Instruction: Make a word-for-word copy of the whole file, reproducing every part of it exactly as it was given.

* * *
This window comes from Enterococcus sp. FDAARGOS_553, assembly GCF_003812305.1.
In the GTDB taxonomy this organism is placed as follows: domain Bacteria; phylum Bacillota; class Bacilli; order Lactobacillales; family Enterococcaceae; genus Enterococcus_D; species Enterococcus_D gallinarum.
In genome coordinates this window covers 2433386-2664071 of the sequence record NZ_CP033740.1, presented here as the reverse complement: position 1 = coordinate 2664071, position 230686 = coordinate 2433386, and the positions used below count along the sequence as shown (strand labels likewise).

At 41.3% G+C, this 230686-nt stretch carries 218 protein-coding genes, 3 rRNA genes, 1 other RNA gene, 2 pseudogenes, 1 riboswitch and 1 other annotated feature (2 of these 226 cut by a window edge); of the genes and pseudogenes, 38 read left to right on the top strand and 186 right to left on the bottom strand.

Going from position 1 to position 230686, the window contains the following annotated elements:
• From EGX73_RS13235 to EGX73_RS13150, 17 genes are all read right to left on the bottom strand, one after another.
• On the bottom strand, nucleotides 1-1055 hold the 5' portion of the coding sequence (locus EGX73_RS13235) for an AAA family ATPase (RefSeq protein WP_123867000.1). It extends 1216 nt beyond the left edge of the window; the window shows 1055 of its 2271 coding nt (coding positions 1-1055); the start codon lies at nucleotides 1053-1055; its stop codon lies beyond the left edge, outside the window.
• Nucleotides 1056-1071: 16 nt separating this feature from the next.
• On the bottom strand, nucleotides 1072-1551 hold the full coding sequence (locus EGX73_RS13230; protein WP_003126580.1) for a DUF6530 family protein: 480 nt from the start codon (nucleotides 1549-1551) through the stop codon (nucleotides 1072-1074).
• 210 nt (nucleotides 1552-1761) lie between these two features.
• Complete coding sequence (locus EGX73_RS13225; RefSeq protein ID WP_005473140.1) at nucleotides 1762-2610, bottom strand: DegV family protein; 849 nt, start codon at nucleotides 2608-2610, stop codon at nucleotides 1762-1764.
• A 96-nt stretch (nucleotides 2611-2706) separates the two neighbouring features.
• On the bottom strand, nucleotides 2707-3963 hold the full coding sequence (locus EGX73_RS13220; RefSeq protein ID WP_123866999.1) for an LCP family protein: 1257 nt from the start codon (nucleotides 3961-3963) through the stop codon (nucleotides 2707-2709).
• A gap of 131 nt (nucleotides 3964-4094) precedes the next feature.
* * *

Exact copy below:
This window comes from Enterococcus sp. FDAARGOS_553, assembly GCF_003812305.1.
In the GTDB taxonomy this organism is placed as follows: domain Bacteria; phylum Bacillota; class Bacilli; order Lactobacillales; family Enterococcaceae; genus Enterococcus_D; species Enterococcus_D gallinarum.
In genome coordinates this window covers 2433386-2664071 of the sequence record NZ_CP033740.1, presented here as the reverse complement: position 1 = coordinate 2664071, position 230686 = coordinate 2433386, and the positions used below count along the sequence as shown (strand labels likewise).

At 41.3% G+C, this 230686-nt stretch carries 218 protein-coding genes, 3 rRNA genes, 1 other RNA gene, 2 pseudogenes, 1 riboswitch and 1 other annotated feature (2 of these 226 cut by a window edge); of the genes and pseudogenes, 38 read left to right on the top strand and 186 right to left on the bottom strand.

Going from position 1 to position 230686, the window contains the following annotated elements:
• From EGX73_RS13235 to EGX73_RS13150, 17 genes are all read right to left on the bottom strand, one after another.
• On the bottom strand, nucleotides 1-1055 hold the 5' portion of the coding sequence (locus EGX73_RS13235) for an AAA family ATPase (RefSeq protein WP_123867000.1). It extends 1216 nt beyond the left edge of the window; the window shows 1055 of its 2271 coding nt (coding positions 1-1055); the start codon lies at nucleotides 1053-1055; its stop codon lies beyond the left edge, outside the window.
• Nucleotides 1056-1071: 16 nt separating this feature from the next.
• On the bottom strand, nucleotides 1072-1551 hold the full coding sequence (locus EGX73_RS13230; protein WP_003126580.1) for a DUF6530 family protein: 480 nt from the start codon (nucleotides 1549-1551) through the stop codon (nucleotides 1072-1074).
• 210 nt (nucleotides 1552-1761) lie between these two features.
• Complete coding sequence (locus EGX73_RS13225; RefSeq protein ID WP_005473140.1) at nucleotides 1762-2610, bottom strand: DegV family protein; 849 nt, start codon at nucleotides 2608-2610, stop codon at nucleotides 1762-1764.
• A 96-nt stretch (nucleotides 2611-2706) separates the two neighbouring features.
• On the bottom strand, nucleotides 2707-3963 hold the full coding sequence (locus EGX73_RS13220; RefSeq protein ID WP_123866999.1) for an LCP family protein: 1257 nt from the start codon (nucleotides 3961-3963) through the stop codon (nucleotides 2707-2709).
• A gap of 131 nt (nucleotides 3964-4094) precedes the next feature.